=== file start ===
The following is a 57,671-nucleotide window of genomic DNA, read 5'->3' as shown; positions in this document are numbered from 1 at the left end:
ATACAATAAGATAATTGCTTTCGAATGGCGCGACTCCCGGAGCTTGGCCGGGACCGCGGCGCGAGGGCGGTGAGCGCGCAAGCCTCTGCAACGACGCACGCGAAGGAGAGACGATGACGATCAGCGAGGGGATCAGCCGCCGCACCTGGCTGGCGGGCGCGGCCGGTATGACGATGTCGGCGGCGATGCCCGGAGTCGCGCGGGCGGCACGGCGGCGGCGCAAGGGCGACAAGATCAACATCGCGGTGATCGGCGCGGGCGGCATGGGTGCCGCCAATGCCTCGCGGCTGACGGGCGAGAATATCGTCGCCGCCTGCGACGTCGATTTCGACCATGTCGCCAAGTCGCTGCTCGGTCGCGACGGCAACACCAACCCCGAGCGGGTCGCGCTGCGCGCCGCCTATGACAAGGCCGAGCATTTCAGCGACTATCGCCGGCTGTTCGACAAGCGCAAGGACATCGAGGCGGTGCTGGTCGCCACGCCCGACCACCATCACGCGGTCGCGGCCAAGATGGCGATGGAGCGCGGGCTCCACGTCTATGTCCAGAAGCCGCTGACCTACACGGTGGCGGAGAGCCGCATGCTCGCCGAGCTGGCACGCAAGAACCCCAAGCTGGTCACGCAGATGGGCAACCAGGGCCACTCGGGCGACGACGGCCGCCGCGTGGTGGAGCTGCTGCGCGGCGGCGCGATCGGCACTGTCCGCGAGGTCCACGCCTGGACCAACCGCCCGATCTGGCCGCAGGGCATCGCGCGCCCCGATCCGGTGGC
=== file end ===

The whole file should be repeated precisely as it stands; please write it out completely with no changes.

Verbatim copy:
The following is a 57,671-nucleotide window of genomic DNA, read 5'->3' as shown; positions in this document are numbered from 1 at the left end:
ATACAATAAGATAATTGCTTTCGAATGGCGCGACTCCCGGAGCTTGGCCGGGACCGCGGCGCGAGGGCGGTGAGCGCGCAAGCCTCTGCAACGACGCACGCGAAGGAGAGACGATGACGATCAGCGAGGGGATCAGCCGCCGCACCTGGCTGGCGGGCGCGGCCGGTATGACGATGTCGGCGGCGATGCCCGGAGTCGCGCGGGCGGCACGGCGGCGGCGCAAGGGCGACAAGATCAACATCGCGGTGATCGGCGCGGGCGGCATGGGTGCCGCCAATGCCTCGCGGCTGACGGGCGAGAATATCGTCGCCGCCTGCGACGTCGATTTCGACCATGTCGCCAAGTCGCTGCTCGGTCGCGACGGCAACACCAACCCCGAGCGGGTCGCGCTGCGCGCCGCCTATGACAAGGCCGAGCATTTCAGCGACTATCGCCGGCTGTTCGACAAGCGCAAGGACATCGAGGCGGTGCTGGTCGCCACGCCCGACCACCATCACGCGGTCGCGGCCAAGATGGCGATGGAGCGCGGGCTCCACGTCTATGTCCAGAAGCCGCTGACCTACACGGTGGCGGAGAGCCGCATGCTCGCCGAGCTGGCACGCAAGAACCCCAAGCTGGTCACGCAGATGGGCAACCAGGGCCACTCGGGCGACGACGGCCGCCGCGTGGTGGAGCTGCTGCGCGGCGGCGCGATCGGCACTGTCCGCGAGGTCCACGCCTGGACCAACCGCCCGATCTGGCCGCAGGGCATCGCGCGCCCCGATCCGGTGGC